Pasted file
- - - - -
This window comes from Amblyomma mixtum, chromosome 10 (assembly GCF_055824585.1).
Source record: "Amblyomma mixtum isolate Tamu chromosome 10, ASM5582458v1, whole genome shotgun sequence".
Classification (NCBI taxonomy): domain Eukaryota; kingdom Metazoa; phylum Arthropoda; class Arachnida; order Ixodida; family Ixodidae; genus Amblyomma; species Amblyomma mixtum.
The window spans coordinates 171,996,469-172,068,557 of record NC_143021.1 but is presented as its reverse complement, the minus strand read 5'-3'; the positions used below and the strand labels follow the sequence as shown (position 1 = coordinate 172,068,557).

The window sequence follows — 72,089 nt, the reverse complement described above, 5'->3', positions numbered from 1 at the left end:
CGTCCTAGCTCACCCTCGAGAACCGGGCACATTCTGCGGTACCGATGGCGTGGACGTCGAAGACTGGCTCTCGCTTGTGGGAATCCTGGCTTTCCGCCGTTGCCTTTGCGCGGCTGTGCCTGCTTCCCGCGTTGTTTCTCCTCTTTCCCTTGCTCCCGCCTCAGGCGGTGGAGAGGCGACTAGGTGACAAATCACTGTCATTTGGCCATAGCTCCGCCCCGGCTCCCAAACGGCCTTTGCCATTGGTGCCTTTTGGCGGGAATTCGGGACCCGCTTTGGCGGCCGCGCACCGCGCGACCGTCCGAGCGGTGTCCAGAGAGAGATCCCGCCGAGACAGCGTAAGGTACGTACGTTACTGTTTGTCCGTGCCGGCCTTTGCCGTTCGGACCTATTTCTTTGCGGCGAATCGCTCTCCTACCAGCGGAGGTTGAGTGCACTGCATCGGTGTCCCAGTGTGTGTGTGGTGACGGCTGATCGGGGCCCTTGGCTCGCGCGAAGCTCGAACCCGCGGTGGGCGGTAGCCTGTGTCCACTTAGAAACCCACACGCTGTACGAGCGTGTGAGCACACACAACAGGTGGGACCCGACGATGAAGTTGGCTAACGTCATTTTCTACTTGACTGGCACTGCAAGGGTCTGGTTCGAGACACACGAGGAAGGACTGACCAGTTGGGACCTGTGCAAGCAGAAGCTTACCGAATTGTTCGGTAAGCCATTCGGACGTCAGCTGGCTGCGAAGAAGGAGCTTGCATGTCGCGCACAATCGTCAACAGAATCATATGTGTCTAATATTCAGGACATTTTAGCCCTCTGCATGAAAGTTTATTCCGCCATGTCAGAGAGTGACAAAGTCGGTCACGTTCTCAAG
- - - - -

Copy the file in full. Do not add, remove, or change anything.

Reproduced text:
This window comes from Amblyomma mixtum, chromosome 10 (assembly GCF_055824585.1).
Source record: "Amblyomma mixtum isolate Tamu chromosome 10, ASM5582458v1, whole genome shotgun sequence".
Classification (NCBI taxonomy): domain Eukaryota; kingdom Metazoa; phylum Arthropoda; class Arachnida; order Ixodida; family Ixodidae; genus Amblyomma; species Amblyomma mixtum.
The window spans coordinates 171,996,469-172,068,557 of record NC_143021.1 but is presented as its reverse complement, the minus strand read 5'-3'; the positions used below and the strand labels follow the sequence as shown (position 1 = coordinate 172,068,557).

The window sequence follows — 72,089 nt, the reverse complement described above, 5'->3', positions numbered from 1 at the left end:
CGTCCTAGCTCACCCTCGAGAACCGGGCACATTCTGCGGTACCGATGGCGTGGACGTCGAAGACTGGCTCTCGCTTGTGGGAATCCTGGCTTTCCGCCGTTGCCTTTGCGCGGCTGTGCCTGCTTCCCGCGTTGTTTCTCCTCTTTCCCTTGCTCCCGCCTCAGGCGGTGGAGAGGCGACTAGGTGACAAATCACTGTCATTTGGCCATAGCTCCGCCCCGGCTCCCAAACGGCCTTTGCCATTGGTGCCTTTTGGCGGGAATTCGGGACCCGCTTTGGCGGCCGCGCACCGCGCGACCGTCCGAGCGGTGTCCAGAGAGAGATCCCGCCGAGACAGCGTAAGGTACGTACGTTACTGTTTGTCCGTGCCGGCCTTTGCCGTTCGGACCTATTTCTTTGCGGCGAATCGCTCTCCTACCAGCGGAGGTTGAGTGCACTGCATCGGTGTCCCAGTGTGTGTGTGGTGACGGCTGATCGGGGCCCTTGGCTCGCGCGAAGCTCGAACCCGCGGTGGGCGGTAGCCTGTGTCCACTTAGAAACCCACACGCTGTACGAGCGTGTGAGCACACACAACAGGTGGGACCCGACGATGAAGTTGGCTAACGTCATTTTCTACTTGACTGGCACTGCAAGGGTCTGGTTCGAGACACACGAGGAAGGACTGACCAGTTGGGACCTGTGCAAGCAGAAGCTTACCGAATTGTTCGGTAAGCCATTCGGACGTCAGCTGGCTGCGAAGAAGGAGCTTGCATGTCGCGCACAATCGTCAACAGAATCATATGTGTCTAATATTCAGGACATTTTAGCCCTCTGCATGAAAGTTTATTCCGCCATGTCAGAGAGTGACAAAGTCGGTCACGTTCTCAAG